Comparison of the corneal response to laser in situ keratomileusis with flap creation using the FS15 and FS30 femtosecond lasers. Clinical and confocal microscopy findings

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27 Scopus citations

Abstract

Purpose: To compare the response of the cornea to laser in situ keratomileusis (LASIK) with flap creation using the IntraLase FS15 or FS30 femtosecond laser (IntraLase Corp.). Setting: Department of Ophthalmology, University of Texas Southwestern Medical Center, Dallas, Texas, USA. Methods: Twenty-three patients (31 eyes) who had LASIK with flap creation using the FS15 or FS30 laser were assessed by clinical examination and confocal microscopy in a nonrandomized parallel treatment group comparative trial. Eight FS15 patients (15 eyes) were examined preoperatively and 3 months postoperatively, and 14 FS30 patients (15 eyes) were examined 3 months postoperatively. Results: No patient in either group had clinically significant flap interface haze. One FS15 eye and 1 FS30 eye had significant keratocyte activation at the flap interface. The mean difference between the actual flap thickness and intended flap thickness was 16.8 μm ± 11.1 (SD) and 13.9 ± 7.1 μm in the FS15 group and FS30 group, respectively (P = .49). The mean measured interface reflectivity was 156.4 ± 88.6 confocal backscatter units (CBU) and 104.8 ± 91.2 CBU, respectively (P = .15). The mean density of interface particles was 21.4 ± 14.8 particles/mm2 in the FS15 group and 11.0 ± 7.1 particles/mm2 in the FS30 group (P<.05). Conclusions: Both the FS15 and FS30 lasers provided more reproducible flap thickness and fewer interface particles than previously observed using microkeratomes. The response of corneal keratocytes to intra-LASIK was reduced compared with previous results in which higher raster energies were used. Compared with the FS15, there was an apparent reduction in overall interface reflectivity and fewer interface particles with the FS30 laser.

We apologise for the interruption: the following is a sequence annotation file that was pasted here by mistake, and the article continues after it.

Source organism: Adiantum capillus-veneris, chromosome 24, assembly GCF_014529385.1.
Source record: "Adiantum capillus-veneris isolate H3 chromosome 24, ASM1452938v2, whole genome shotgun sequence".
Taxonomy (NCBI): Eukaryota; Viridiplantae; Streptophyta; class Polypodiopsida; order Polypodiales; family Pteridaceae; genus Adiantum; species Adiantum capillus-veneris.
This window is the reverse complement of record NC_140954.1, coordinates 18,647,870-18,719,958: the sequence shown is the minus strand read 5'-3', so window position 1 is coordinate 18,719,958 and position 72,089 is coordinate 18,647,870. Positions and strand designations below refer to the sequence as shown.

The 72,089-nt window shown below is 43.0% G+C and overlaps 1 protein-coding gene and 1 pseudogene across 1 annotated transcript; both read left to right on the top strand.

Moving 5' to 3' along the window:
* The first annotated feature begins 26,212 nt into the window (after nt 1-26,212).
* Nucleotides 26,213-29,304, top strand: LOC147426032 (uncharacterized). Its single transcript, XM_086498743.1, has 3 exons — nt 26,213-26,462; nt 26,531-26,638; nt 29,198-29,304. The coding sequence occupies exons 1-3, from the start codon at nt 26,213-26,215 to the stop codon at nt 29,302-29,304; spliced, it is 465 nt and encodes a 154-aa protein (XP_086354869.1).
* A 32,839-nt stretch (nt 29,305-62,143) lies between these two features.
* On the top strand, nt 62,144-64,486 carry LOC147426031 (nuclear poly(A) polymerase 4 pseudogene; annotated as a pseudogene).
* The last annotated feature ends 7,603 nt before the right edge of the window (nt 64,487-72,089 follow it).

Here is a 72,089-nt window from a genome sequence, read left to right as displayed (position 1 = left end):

Original languageEnglish (US)
Pages (from-to)673-681
Number of pages9
JournalJournal of Cataract and Refractive Surgery
Volume33
Issue number4
DOIs
StatePublished - Apr 1 2007

ASJC Scopus subject areas

  • Surgery
  • Ophthalmology
  • Sensory Systems

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